Following massive anti-austerity and anti-government protests across Chile, the 25th United Nations’ annual climate change summit – Conference of the Parties, or COP for short – was relocated from Santiago to Madrid. By offering to host the summit instead, Spain gave the Chilean government a chance to escape the international spotlight that would have further exposed its violent crackdown of protests which were escalating in the run up to COP25. It is estimated that the state violence in Santiago is now the worst the country has seen since the Pinochet dictatorship, but the news cycle has moved on.
The change of location created logistical havoc and will severely limit participation in the debate. Tens of thousands of delegates had planned to travel to Santiago not only for the UN meetings but for large social fora such as the Cumbre de los Pueblos, or People’s Summit. Those hit hardest by the location change will as usual be groups that are primarily indigenous, grassroots movements, and from the Global South.
Chile is still presiding over the meeting in Madrid, but how domestic unrest and the sudden relocation will affect its leadership and legitimacy at COP remains to be seen – as does the exact nature of Spain’s role (Spain held its second general election of 2019 on November 10th and at the time of writing has yet to form a government).
Alongside this political turmoil, the chaos of climate change is intensifying at a terrifying rate. The world’s chance to avert catastrophic runaway climate change is quickly escaping. In November the World Meteorological Organization announced that greenhouse gas concentrations in the atmosphere have risen to a record high. The United Nations Environment Program’s 2019 “Emissions Gap Report” unequivocally stated that, in order to remain within the 1.5C warming threshold, global emissions must be reduced by 7.6% annually from now until 2030. This represents a five-fold increase in ambition compared to current plans as laid out in countries’ Nationally Determined Contributions (NDCs).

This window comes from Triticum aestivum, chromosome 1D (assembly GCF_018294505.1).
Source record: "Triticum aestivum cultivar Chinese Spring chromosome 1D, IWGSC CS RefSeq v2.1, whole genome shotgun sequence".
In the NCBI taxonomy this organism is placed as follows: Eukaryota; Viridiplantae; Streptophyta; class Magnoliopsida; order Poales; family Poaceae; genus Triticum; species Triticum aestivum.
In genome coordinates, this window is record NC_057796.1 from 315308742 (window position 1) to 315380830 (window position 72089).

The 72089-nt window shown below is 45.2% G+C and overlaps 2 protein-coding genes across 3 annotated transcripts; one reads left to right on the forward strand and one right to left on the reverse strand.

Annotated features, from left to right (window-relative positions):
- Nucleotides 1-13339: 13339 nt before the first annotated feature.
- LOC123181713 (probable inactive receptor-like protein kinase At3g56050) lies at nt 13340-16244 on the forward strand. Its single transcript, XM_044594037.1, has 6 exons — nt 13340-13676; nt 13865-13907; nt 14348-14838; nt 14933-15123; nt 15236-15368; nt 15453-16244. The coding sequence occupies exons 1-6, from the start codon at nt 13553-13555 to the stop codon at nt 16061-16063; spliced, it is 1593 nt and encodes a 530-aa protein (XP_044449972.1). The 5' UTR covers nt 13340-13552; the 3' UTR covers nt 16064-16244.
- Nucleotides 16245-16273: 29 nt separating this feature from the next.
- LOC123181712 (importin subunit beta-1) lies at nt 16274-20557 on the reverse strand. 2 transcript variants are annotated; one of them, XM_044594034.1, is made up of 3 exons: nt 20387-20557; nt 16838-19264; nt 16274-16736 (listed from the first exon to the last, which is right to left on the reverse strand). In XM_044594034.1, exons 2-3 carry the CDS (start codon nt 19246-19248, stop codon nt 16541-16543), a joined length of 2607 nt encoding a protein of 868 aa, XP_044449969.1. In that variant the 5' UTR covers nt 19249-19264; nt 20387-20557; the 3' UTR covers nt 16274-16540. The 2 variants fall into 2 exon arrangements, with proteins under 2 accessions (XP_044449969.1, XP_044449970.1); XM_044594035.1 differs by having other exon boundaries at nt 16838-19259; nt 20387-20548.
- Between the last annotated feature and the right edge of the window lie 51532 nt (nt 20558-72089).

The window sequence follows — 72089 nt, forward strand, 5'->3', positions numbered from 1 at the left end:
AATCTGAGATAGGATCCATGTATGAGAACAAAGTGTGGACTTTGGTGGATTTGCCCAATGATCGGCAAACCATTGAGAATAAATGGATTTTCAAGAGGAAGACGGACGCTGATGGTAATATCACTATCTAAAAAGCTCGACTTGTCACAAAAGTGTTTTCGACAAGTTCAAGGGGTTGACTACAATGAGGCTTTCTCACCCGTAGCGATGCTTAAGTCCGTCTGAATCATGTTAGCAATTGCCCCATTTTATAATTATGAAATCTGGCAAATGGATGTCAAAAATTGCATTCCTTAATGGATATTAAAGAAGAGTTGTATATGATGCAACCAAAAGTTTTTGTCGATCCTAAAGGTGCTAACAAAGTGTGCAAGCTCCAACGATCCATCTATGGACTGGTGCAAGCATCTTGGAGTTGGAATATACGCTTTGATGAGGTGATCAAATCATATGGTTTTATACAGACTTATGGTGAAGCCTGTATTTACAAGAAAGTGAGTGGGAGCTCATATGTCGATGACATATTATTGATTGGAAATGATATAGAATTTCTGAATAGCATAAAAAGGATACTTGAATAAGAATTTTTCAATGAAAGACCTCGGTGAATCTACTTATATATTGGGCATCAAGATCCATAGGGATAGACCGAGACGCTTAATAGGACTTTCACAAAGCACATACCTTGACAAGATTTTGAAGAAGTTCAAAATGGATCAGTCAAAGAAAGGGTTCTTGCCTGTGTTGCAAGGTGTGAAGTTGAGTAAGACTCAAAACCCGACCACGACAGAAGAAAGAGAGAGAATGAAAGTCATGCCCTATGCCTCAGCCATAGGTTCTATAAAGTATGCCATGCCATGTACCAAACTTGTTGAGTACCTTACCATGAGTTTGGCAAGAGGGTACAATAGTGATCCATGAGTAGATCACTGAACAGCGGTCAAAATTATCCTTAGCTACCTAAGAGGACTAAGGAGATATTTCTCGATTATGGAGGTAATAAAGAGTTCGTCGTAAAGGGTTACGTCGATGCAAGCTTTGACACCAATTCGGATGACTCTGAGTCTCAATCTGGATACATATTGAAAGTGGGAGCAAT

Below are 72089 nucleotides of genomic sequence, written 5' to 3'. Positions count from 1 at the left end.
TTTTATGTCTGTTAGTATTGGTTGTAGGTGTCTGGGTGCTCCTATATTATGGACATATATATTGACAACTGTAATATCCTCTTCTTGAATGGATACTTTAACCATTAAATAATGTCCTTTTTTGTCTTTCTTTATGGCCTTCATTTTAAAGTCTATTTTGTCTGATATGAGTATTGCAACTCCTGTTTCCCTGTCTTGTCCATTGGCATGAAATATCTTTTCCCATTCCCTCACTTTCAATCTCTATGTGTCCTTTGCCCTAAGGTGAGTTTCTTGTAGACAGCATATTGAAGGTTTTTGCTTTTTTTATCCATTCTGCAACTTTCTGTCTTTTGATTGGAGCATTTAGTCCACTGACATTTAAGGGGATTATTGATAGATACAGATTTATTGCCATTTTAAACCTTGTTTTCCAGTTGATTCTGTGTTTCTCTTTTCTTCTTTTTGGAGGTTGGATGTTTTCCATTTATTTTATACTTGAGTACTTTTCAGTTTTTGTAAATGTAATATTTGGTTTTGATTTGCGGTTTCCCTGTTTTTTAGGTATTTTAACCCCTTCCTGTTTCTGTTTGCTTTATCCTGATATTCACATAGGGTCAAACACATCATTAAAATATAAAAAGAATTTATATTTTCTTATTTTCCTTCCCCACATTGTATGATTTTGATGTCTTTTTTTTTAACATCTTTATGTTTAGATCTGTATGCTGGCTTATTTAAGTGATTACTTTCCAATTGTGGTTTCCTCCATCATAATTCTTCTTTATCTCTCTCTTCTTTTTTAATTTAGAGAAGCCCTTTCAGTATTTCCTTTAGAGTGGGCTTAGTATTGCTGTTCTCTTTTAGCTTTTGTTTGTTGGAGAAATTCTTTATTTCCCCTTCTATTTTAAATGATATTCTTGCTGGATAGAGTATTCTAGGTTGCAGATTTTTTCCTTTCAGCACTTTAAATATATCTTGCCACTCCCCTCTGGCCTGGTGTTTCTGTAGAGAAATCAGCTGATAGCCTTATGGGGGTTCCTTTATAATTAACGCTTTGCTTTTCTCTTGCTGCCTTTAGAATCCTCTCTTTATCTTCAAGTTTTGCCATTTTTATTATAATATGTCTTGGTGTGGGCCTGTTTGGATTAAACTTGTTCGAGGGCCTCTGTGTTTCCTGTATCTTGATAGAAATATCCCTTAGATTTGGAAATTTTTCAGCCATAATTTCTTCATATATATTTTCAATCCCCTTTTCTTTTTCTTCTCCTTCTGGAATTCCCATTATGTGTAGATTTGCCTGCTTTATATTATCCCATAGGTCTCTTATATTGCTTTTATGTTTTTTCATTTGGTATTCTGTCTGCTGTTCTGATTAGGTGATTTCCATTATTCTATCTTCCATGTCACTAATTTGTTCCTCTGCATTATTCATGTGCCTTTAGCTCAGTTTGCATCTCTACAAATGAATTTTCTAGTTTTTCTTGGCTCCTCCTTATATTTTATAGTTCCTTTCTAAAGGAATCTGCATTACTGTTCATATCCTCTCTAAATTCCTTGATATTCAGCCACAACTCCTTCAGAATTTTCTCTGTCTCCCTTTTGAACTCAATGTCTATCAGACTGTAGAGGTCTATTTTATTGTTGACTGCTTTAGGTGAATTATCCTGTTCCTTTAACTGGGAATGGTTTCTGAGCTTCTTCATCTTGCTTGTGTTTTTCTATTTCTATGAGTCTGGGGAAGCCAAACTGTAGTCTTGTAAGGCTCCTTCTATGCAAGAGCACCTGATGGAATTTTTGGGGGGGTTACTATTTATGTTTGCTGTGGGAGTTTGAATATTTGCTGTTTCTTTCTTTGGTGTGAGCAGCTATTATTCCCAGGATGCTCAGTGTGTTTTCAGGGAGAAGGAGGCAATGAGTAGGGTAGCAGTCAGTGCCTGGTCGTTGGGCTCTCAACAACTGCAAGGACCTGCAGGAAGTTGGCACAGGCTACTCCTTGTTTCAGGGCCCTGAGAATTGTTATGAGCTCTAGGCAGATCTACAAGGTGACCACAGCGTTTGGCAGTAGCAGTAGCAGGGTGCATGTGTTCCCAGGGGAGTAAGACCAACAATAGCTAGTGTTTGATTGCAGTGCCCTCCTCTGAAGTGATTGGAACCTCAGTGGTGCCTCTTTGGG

COP25 is the penultimate meeting before the Paris Agreement NDCs comes into effect in January 2021 and countries are expected to start implementing their commitments. However, in spite of growing numbers of people taking to the streets to demand action, the meeting threatens to be the latest installment in a years-long Great Escape of responsibility that rich countries have been enacting.
To escape from their responsibilities, rich industrialised countries are using dangerous distractions like carbon markets which undermine real solutions. They are deliberately forgetting their previous promises, delaying others from taking action by withholding vital funding, and shutting down any attempts to talk about compensation for climate damages.
We will explore each of these escape routes for polluters in the coming days as COP25 gets underway.
Before diving into the specific issues at COP25 it’s worth checking out the following links which contain important background to understanding the evolving dynamics of the climate change negotiations and the climate justice movements’ demands.